We are a rookie team and we need help understanding this rule. Here is our situation. We bought a 2-speed AndyMark transmission with the original intent to put it together and “play” with it and maybe use it for 2009 season. Then I read this rule. My interpretation is that it can only be assembled during the build season or fix-it windows. I also understand that you can use it in future years as long as there is no modification and can still be considered a COTS item. I have read that teams reuse parts.
So this is what I don’t understand. Does this mean that if a team buy something that is considered a COTS item during the off-season, assembled it and put it into their robot to learn how to do it, then they can not use this assembled COTS item on a competition robot? I thought we want to encourage students to learn.
Right now, our 2-speed AndyMark transmissions are sitting in a box not getting the attention they deserve. I guess I can not put it under the Christmas tree and open it to play with it until after Jan 3.
Prior to the Kick-off: Before the formal start of the Robot Build Season, teams are encouraged to think as much as they please about their ROBOTS. They may develop prototypes, create proof-of-concept models, and conduct design exercises. Teams may gather all the raw stock materials and COTS COMPONENTS they want. But absolutely no fabrication or assembly of any elements intended for the final ROBOT is permitted prior to the Kick-off presentation.
The way that I would interpret this is that the gearbox as a whole is a COT as it is sold as a single item, regardless of the fact that it comes disassembled.
The assembly note in R27 deals with the assembly of more then one cots, or the assembly of raw/fabricated materials and cots. So if you were to assemble your AM shifters and put them on a test robot you would be fine to use them on your competition robot as long as they are placed on a new chassis and are un-modified as they are a single COT.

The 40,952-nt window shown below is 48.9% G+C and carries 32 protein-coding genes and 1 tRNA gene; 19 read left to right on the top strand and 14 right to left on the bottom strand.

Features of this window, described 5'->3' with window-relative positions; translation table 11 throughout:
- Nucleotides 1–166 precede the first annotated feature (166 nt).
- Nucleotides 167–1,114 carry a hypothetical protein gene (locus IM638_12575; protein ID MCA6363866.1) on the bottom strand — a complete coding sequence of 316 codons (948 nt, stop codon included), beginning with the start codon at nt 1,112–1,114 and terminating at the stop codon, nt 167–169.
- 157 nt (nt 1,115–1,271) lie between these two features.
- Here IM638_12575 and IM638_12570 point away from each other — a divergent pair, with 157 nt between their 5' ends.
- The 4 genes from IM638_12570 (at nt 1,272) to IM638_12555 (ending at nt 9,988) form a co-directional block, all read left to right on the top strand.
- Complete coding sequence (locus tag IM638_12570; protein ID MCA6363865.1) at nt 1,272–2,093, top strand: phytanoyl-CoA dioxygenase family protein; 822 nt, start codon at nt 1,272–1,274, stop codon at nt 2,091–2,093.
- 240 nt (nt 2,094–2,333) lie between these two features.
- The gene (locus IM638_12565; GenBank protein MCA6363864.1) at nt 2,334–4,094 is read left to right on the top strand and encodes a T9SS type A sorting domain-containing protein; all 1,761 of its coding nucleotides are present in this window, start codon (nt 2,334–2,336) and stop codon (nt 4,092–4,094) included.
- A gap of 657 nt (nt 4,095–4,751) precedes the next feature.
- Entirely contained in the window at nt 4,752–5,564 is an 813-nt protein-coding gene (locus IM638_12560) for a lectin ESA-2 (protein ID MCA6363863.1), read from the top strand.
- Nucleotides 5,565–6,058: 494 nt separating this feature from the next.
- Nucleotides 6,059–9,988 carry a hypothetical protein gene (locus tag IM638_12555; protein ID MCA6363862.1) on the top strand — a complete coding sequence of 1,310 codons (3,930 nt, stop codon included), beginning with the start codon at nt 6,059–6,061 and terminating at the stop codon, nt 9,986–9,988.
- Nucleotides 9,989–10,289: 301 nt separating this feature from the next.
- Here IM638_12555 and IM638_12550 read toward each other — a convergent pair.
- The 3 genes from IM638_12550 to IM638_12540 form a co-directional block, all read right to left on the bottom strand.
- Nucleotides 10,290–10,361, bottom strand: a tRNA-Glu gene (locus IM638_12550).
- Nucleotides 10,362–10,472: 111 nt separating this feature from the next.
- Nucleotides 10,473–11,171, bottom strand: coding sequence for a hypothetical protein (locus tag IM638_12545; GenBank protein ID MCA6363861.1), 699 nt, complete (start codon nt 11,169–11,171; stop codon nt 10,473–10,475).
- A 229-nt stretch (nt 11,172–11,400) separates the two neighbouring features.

This is correct, however in you statement you said that you wanted to ‘play’ with it and “maybe” use it on this year’s robot. If there is no intent on your part to have a completely fabricated model that will be definitely used on this years’ robot, ( I don’t know how this is even possible without knowing the games objective) then you may experiment with it.
The AM trannies are COTS MECHANISMS. From the 2008 manual, Section 8.3 Definitions:
COMPONENT – A ROBOT part in its most basic configuration, which can not be disassembled without damaging or destroying the part, or altering its fundamental function.[examples, including bolting a frame together]
MECHANISM – A COTS or custom assembly of COMPONENTS that provide specific functionality on the ROBOT. A MECHANISM can be disassembled (and then reassembled) into individual COMPONENTS without damage to the parts.
Unfortunately, your interpretation seems to be correct. (Note: If it isn’t the correct one for the 2009 rules, then we’ll both be highly annoyed.)
As for the reuse of parts: For certain parts, it is allowed under the 2008 rules (e.g. using the same two unmodified AM trannies would be legal, provided that they conform to all current rules). See 2008 <R26>.
I wouldn’t worry about it. You are a rookie team. Anything you assemble could probably be considered prototype parts. If it were me, i’d have already built the transmissions, and be working on a prototype base welded together, and then just grab the first wheels i could find. Maybe two crappy caster wheels, and two chain and sprocket drive wheels mounted to the transmissions.
That rule has always been a little weird. To be honest i really don’t know how a robot could be designed off season for the next competition. I suppose it could be done, but it would seem like a waste of time. Anything else built i consider prototype. That’s just me maybe.
here are some tips i will give you:
don’t use aluminum axles.
use some sort of cable ties to keep wiring organized (as best you can), and write down a “diagram” of where your wires go just in case.
3.Try to learn solidworks and draft almost every part of your robot before you build it. Just go thought the first 3 solidworks tutorials, and you will know the basics practically.
4.read as many rules as you can, and reread them later. sometimes you miss something, or understand it better later.
start building a crate at least two weeks before the shipping deadline.
6.make sure you have shipping info correct.
7.always have fun, but try not to goof around. both can be done if you try.
8.try to learn the areas you want to learn as best you can. read stuff that you think might not even be helpful, sometimes you find little tidbits that can really help.
The rule is there for a reason. The intent is that teams not work on their competition robots before the game. The GDC might decide, for no apparent reason, to ban pre-made shifting transmissions. Farfetched? Yes. Possible? Yes.
I believe that there were rumors at one point that teams were pre-building. The next time a new ruleset came out, there were significant changes that would ruin the prebuild.